Updated: Tuesday, 28 Apr 2009, 1:22 PM CDT
Published : Tuesday, 28 Apr 2009, 1:22 PM CDT
WASHINGON (AP) - Decades ago, a joke about the country's 34th president went like this: Did you hear about the new Eisenhower doll? Wind it up and it stands still for eight years.
Not so Barack Obama. Today, such a joke would probably involve references to caffeine, hundred-yard dashes and the fast-forward button. Rarely has an American administration sprinted from the starting gate in a manner so vigorous, so sweeping, so sharply different from its predecessor.
Over and over he repeated it as he barnstormed across the land to secure our votes. Change you can believe in. The change we need. Change for America. Change, change, change. On Election Night, he said this: "Tonight, because of what we did on this day, in this election, at this defining moment, change has come to America."
A hundred days in, his supporters and detractors probably can agree on one thing: At 1600 Pennsylvania Ave., the change feels nothing less than dizzying.
Everywhere there is change — or, at least, the appearance of it. In bailout techniques and stimulus plans, in terrorism policies, in the tone of foreign affairs and in Obama's style of communication. Even in the things he eats and the way he walks his new dog.
But wait. Take a breath.
Every new president changes things, particularly one from a different party. Everyone's already arguing about whether Obama is bringing the change he promised — for good or ill. But is that even the best question to ask so early in his administration?
Consider these questions instead: What does a vague word like change even mean in an America that's already changing by the nanosecond anyway? And how does a president who promised it in the campaign begin to harness it once he takes office?
"The urgent question of our time is whether we can make change our friend and not our enemy." That's President Bill Clinton, 1993, first inaugural address. And it's even truer today. Clinton spoke before Sept. 11, before globalization and the Internet changed everything.
Making change our friend, however, is difficult in a country much more openly divided than it was when Clinton first took office. Quicker than ever in American discourse, one man's progress is cast as another's nightmare.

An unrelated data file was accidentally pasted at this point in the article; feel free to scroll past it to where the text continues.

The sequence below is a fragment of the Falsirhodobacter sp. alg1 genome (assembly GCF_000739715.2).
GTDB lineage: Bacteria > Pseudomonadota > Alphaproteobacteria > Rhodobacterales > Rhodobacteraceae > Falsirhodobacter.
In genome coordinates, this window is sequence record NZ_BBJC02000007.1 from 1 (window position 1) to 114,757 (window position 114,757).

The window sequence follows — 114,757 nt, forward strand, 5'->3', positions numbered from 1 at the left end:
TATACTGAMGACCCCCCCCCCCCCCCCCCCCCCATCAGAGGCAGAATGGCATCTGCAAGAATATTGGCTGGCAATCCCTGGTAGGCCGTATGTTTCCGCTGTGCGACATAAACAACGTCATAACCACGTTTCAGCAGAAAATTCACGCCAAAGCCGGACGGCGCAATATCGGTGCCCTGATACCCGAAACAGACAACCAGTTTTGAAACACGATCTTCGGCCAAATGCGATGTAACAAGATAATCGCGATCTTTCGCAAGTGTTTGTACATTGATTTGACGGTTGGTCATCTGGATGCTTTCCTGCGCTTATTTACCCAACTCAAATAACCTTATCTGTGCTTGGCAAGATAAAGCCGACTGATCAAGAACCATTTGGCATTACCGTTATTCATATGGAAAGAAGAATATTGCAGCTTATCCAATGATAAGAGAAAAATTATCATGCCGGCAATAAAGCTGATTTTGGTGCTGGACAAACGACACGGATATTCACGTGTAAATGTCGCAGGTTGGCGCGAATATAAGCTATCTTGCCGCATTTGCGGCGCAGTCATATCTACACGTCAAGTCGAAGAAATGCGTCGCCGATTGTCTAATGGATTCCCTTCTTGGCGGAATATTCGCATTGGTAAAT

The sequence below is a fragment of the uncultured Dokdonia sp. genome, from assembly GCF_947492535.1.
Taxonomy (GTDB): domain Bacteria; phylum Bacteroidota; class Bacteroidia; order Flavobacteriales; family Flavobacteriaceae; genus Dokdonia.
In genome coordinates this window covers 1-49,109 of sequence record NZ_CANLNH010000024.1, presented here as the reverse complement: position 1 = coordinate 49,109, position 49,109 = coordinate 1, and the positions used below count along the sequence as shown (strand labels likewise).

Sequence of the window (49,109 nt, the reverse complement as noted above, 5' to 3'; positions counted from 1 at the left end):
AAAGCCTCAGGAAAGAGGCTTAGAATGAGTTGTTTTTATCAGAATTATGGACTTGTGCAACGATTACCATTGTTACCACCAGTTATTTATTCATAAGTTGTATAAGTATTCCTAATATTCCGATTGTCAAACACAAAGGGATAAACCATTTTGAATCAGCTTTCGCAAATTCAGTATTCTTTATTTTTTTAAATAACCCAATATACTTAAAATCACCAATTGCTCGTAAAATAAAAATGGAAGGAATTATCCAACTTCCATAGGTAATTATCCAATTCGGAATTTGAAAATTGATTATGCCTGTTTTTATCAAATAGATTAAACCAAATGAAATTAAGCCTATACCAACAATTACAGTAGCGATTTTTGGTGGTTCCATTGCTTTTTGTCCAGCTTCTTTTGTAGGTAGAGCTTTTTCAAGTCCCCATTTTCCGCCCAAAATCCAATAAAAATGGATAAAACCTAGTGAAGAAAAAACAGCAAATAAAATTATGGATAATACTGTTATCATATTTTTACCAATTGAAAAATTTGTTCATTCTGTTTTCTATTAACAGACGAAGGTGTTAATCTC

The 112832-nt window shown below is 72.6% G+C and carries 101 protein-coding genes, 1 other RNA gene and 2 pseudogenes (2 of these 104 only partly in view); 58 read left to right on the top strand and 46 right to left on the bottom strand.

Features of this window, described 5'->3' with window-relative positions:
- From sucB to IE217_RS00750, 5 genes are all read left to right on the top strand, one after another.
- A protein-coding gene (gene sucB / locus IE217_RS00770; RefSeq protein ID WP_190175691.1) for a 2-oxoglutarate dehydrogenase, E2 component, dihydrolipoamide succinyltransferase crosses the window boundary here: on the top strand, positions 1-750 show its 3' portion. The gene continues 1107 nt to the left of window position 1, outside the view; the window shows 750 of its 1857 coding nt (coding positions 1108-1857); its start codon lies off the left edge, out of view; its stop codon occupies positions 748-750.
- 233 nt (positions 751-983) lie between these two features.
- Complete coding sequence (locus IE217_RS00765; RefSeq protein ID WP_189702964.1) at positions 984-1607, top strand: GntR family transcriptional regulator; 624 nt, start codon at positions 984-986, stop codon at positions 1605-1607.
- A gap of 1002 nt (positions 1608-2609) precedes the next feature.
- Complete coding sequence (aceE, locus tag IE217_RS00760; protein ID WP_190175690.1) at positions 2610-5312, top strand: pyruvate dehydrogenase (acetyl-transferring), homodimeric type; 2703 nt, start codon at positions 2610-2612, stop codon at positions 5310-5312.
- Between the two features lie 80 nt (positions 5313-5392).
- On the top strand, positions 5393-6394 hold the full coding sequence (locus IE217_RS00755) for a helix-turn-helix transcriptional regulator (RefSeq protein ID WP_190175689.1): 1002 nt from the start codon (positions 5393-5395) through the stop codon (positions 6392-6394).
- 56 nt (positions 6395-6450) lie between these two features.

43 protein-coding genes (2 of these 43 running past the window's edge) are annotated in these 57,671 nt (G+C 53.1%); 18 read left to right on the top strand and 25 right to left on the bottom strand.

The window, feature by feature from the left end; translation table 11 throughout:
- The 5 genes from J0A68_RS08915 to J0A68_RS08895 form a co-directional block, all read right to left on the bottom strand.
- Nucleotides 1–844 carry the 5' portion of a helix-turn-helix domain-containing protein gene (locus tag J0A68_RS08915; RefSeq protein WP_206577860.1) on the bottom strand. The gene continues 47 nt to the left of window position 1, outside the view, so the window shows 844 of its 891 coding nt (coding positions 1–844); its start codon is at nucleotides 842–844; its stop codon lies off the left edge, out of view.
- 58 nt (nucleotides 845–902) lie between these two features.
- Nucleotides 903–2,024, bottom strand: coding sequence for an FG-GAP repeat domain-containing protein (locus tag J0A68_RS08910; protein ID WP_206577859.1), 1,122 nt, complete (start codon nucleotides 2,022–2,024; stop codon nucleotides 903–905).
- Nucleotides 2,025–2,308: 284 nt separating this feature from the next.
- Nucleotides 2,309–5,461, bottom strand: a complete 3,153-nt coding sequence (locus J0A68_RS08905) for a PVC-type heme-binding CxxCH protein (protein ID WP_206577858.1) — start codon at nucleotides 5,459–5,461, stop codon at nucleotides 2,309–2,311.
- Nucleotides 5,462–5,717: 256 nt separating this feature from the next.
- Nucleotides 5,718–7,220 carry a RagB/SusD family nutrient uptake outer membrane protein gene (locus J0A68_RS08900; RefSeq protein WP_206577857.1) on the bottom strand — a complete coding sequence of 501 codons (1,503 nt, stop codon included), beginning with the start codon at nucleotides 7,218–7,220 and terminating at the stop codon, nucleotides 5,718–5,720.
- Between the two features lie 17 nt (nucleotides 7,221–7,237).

Rush Limbaugh said as much in March, denouncing Obama's agenda at the Conservative Political Action Conference. "It's not change and it's not hope," Limbaugh said. "All politicians, including President Obama, are temporary stewards of this nation. It is not their task to remake the founding of this country. It is not their task to tear it apart and rebuild it in their image."
Perhaps. Nevertheless, many people seem inclined to give Obama some space on his change promises, at least for the time being.
In an AP-GfK Poll this month, 54 percent said it's too soon to tell if Obama is bringing about the kind of change he promised. Fifty-two percent of those questioned said he's changing things about the right amount, at the right speed. But almost one-third said he's trying to change too many things too quickly.
That sentiment is understandable, says Betsy Skipp, 58, of Miami, a volunteer who represents abused children in the Florida courts. Change is bumpy, she says, particularly if it's not your kind. "Change should cross party lines," Skipp says. "But a lot of people in their own personal lives don't like change. Forget government. They don't want to move the ashtray because it might disrupt whatever."
Examining change is a dicey pursuit. The word itself is at once empty vessel, vague mantra and truism.
"Every administration says we're going to change things. It just becomes a question of what," says Tim Dixon, a historian at Nova Southeastern University in Florida. "Everybody spouts it, some accomplish. Ask yourself: What can you look at and say, 'This is different?'"
Consider just a few of Obama's changes so far, what he intends to accomplish and how some of his opponents see things.
—Changes in terrorism policies. He's closing the detention center at Guantanamo Bay, Cuba, and releasing Bush-era memos that reveal how far the U.S. went with aggressive interrogation techniques. Obama's interpretation: Let's fix our mistakes. His opponents': He's endangering national security.
—Changes in diplomacy. He's reaching out to U.S. adversaries — Cuba, Iran, Venezuelan President Hugo Chavez. Obama's interpretation: We gain strength and respect by communicating. His opponents': It's making America look soft.
—Changes in economics. He's spending more, getting the government more involved in banking, in corporate governance, even, in the case of General Motors Corp., in personnel issues. Obama's interpretation: Stuff needs to be fixed and we need action. His opponents': He's subverting the free market and slouching toward socialism.